Irish Soda Bread
A simple loaf of Irish Soda Bread is quick, comforting and the perfect addition to your St. Patrick’s Day feast. But feel free to make it ALL year long!
This Easy Soda Bread is leavened without yeast, but instead baking soda (occasionally baking powder, too, but the name comes from soda). These are also called quick bread. Adding buttermilk enhances the rising potential with the chemical reaction between the alkaline soda and acidic buttermilk.
Why You Must Make
I had only made Irish brown bread before, so I followed this recipe pretty closely except for adding a few tablespoons of sugar. There were only 4 ingredients in this recipe: flour, soda, salt, and buttermilk. I didn’t even need to make out a shopping list.
- This easy bread recipe only needs 4 Ingredients: Flour, baking soda, salt and buttermilk.
- A lovely dense loaf with a perfectly chewy crust came out of my oven after the 50-minute baking time.
- Despite its rustic look, this is a fabulous bread for such minimal effort. I got the “this is really, really good” response when I cut Bill a slice.
- This soda bread recipe comes from Marion Cunningham, cookbook author and food writer.
Soda Bread Ingredients
- Flour – All-purpose flour
- Baking Soda
- Salt – Table salt is fine
- Sugar – Not traditional, so it’s an optional ingredient.
- Buttermilk – You can make a buttermilk substitute with milk and an acid like lemon juice or vinegar. Real buttermilk is always preferred.
- Dried Fruit – Currants are classic, but any dried fruit like cherries or cranberries will be a delicious addition. Chop if needed.
How to Make
- Preheat the oven, grease the baking dish, then measure all the dry ingredients in a mixing bowl.
- Whisk the ingredients together until they’re well combined.
- Add the buttermilk and mix until combined.
- Knead the dough on a floured surface for just a minute or so. Shape into a 6-inch ball, slice an X across the surface, then bake as directed.
- My Italian friend, Ann, recommends mixing the dough with your hands to give the bread a light and airy consistency. Her version also has a stick of butter and is quite tasty! Using a whisk is perfectly acceptable, too.
- The dough should be well-blended, but not overworked. As with all quick bread (those using baking powder and/or baking soda), they will develop tunnels if over-mixed.
- The dough should be heavy, but not too wet. If it seems too dry you can add a bit more buttermilk.
- I like to dust my hands with flour to shape the bread into round loaves.
- Ann uses the wrong end of a fork to cut a deep X into the loaf. I used a sharp knife instead. This provides the classic look of homemade soda bread. It also helps the loaf to bake evenly.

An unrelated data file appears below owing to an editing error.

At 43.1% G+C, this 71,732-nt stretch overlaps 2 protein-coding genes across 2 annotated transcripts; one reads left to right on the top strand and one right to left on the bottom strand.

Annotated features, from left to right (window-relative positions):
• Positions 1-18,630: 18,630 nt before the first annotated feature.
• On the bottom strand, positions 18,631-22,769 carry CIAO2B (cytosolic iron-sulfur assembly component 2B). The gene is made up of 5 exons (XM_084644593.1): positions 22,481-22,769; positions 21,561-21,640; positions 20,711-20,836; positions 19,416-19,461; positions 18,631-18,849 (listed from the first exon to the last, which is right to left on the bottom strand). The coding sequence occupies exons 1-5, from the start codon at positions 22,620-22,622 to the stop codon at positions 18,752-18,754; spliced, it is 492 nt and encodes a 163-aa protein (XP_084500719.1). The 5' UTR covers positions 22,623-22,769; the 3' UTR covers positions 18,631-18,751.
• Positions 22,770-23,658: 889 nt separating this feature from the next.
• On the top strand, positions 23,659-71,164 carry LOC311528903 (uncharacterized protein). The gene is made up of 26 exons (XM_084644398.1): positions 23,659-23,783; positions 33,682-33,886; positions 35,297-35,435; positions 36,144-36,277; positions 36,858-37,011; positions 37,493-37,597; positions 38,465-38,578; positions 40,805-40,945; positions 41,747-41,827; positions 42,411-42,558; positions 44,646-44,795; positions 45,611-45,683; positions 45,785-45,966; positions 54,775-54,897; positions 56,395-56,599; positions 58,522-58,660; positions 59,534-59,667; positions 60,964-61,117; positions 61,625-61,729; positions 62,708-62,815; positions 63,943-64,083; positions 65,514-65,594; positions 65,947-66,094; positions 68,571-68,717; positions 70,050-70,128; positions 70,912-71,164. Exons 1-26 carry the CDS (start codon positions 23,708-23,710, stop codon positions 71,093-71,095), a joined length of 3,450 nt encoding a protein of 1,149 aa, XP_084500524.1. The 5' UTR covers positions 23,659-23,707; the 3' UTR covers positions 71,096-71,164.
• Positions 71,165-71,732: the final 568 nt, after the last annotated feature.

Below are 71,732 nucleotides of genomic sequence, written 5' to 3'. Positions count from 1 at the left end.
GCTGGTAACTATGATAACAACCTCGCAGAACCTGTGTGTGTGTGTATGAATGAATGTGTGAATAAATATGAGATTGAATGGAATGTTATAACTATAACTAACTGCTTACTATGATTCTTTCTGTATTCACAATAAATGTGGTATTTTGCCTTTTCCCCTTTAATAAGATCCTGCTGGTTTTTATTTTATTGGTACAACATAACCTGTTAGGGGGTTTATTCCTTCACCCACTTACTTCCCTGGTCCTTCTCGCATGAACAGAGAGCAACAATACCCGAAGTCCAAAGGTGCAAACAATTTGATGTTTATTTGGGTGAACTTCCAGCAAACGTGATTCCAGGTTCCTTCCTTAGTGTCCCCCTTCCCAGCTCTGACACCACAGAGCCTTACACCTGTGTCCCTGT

- Dusting the top with flour before making the cut will make the X stand out.
- Adding raisins is a traditional option, though one my family would not appreciate.
- I’ve added dried cherries in the past, but I’m the only fan of those around here! Raisins are more traditional.
- Bake in a cake pan or cast iron skillet (the skillet will give a better rise).
- Inserting a knife into the bread at the end of the baking time will tell you if your bread is done. It should come out clean if the bread is fully cooked.
Later, I made a second loaf, a half batch with the addition of 1/3 cup of dried cherries. Soda Bread with Raisins is a more traditional option, but I prefer cherries. This smaller Irish soda bread loaf was baked for 35 minutes. I hope you all had a marvelous St. Patrick’s Day. Erin Go Bragh!!!
Frequently Asked Questions
In the 1800s, the cross on this Irish bread was thought to let the Devil escape from the bread as it baked. It’s also a symbol of giving thanks and protection of the home.
Use the recipe’s baking time for guidance. But also watch for the slash to expand and the loaf to be golden brown.
Wait until it cools completely before serving. Serve plain, with butter, or with butter and jam or marmalade.
Wrap it well and store it at room temperature. This is a bread that is best on the day it is made as its lack of fat makes it dry out quickly.
You May Also Like
- St. Patrick’s Day Desserts from Hoosier Homemade
- Sunflower Whole Wheat Bread
- Homemade Pita Bread
- Irish Cream Pots de Creme
- Irish Chocolate Mousse Cake
- Plus all my Best Bread Recipes
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- 4 cups flour
- 1 teaspoon baking soda
- 1 1/2 teaspoons salt
- 2 tablespoons sugar (my addition, optional)
- 2 cups buttermilk*
- 1 cup dried cherries, optional
- Position a rack in the center of the oven and preheat to 375 degrees. Grease an 8-inch pie plate or baking sheet.
- In a large bowl, whisk together the flour, baking soda, and salt (and sugar if using). Whisk in the buttermilk until the dough comes together. Add dried cherries or other dried fruit, if using.
- Turn the dough out onto a lightly floured surface and knead gently for a minute. It should be soft and malleable but not overworked.
- Pat it into a 6-inch dough ball and place it in the pan. Cut an X into the top.
- Bake for 50 minutes or until golden brown and the X has widened. Cool completely before slicing.
Recipe from Baking with Julia.
*If you do not have buttermilk on hand, you can easily make your own by mixing 1 tablespoon of vinegar or lemon juice with 1 cup of milk (less the one tablespoon). Let rest for a few minutes to let thicken and curdle.
May add raisins, currants, dried cherries, or other chopped dried fruit to the bread dough.
Best eaten on the day it's baked.
Amount Per Serving: Calories: 441Total Fat: 2gSaturated Fat: 1gTrans Fat: 0gUnsaturated Fat: 1gCholesterol: 3mgSodium: 899mgCarbohydrates: 93gFiber: 3gSugar: 26gProtein: 12g